If you’ve been following my posts lately, you would know that my passion for Korea is expanding day after day. I’ve been getting to know it through its music, TV shows, popular games and food. And, from having watched a lot of Korean dramas and variety shows already, I’ve been convinced that Koreans’ sense of imagination cannot be defeated. They have proven their ability to come up with the wildest and most eccentric and original ideas through their digital productions, and that’s the reason why I wanted to discover the literary side of Korea and how its words would captivate me as these always seem to reach me better than images.
I Have the Right to Destroy Myself relates the story of an unnamed narrator whose job is to track the saddest souls around Seoul and help them commit suicide. He doesn’t force them or kill them by himself; he just offers a listening ear and a helping hand to help them choose the most appropriate way to end their lives. There is also another side to the story, where C and K are two brothers that have fallen for the same woman, Se-Yeon. They lived an atomized life punctuated with Se-Yeon’s choices that usually seem to be in C’s favor. The story goes back and forth making the reader unable to find his way to the reality, but slowly making sense as pages are turned. There is something beautiful and filthy at the same time about the two colliding stories that make them interesting each one in its own way. It’s like reading a same story from two different perceptions, letting the reader think about it and choose whose side to pick.
This book was different from any other one I have read before. When I first read its synopsis, even though the title inspires a lot of darkness and despair, I thought it would be one of these stories about love triangles that are frequently featured in Korean dramas but, to my surprise, it was absolutely nothing like this. Indeed, there was a love story that animated the events but there were also a lot of parts about art and lust; be it wanderlust or the carnal one.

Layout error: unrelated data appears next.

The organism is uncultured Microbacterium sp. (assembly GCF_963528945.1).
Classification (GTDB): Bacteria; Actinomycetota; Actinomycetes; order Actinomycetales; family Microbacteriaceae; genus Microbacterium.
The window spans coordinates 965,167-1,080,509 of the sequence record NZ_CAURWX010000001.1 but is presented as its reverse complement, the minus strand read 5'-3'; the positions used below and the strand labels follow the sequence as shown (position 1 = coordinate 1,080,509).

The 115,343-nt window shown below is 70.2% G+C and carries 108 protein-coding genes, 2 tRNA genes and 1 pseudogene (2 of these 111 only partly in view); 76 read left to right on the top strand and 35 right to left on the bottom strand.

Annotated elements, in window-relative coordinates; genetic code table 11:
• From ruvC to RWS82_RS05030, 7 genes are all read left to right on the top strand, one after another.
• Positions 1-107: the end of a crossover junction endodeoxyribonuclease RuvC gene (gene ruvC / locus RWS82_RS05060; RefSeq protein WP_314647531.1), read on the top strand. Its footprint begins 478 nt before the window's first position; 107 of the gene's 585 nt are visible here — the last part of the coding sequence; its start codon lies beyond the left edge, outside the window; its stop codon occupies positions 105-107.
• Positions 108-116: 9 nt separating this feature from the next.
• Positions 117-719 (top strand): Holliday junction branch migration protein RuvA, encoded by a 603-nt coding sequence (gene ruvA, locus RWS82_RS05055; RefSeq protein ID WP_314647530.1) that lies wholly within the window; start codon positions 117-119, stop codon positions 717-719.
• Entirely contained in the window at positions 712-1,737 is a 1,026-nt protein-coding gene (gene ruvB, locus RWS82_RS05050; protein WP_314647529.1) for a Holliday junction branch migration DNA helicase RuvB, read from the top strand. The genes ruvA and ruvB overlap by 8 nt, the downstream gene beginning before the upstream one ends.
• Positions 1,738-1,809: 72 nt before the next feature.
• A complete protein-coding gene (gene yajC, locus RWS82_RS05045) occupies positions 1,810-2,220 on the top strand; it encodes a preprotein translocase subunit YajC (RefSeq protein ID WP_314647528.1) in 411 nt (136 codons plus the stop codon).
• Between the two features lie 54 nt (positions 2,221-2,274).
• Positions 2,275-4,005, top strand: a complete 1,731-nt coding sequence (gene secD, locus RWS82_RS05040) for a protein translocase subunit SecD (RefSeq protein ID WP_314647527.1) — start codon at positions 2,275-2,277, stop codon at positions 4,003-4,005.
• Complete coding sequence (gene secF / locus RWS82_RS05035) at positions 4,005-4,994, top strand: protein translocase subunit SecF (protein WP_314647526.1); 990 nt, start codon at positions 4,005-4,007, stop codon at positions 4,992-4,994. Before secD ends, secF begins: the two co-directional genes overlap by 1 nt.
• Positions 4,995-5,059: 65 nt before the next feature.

Once I finished this book, I have found myself dumbfounded from the accelerated velocity of the events. I needed time to just reorganize everything in my head and figure out where to start this review from. And this is exactly the kind of books I like. The kind that leaves you bewildered and makes you retreat from the outer world just to process everything that went through so rapidly. It’s really sad that this novel only had 119 pages as the story would’ve been way much better if it had been prolonged a bit, but it was still an awesome reading. I’m glad that the first book from a Korean author I’ve read had enthralled me that way and I really hope that in a few years I can be able to read its original version in Korean since the translated versions are not always totally reliable. In the same way as the synopsis, I agree that this novel brilliantly affirms Young-Ha Kim as Korea’s leading young literary master and I won’t linger much longer to read another one of his pieces of art. It was such a blast.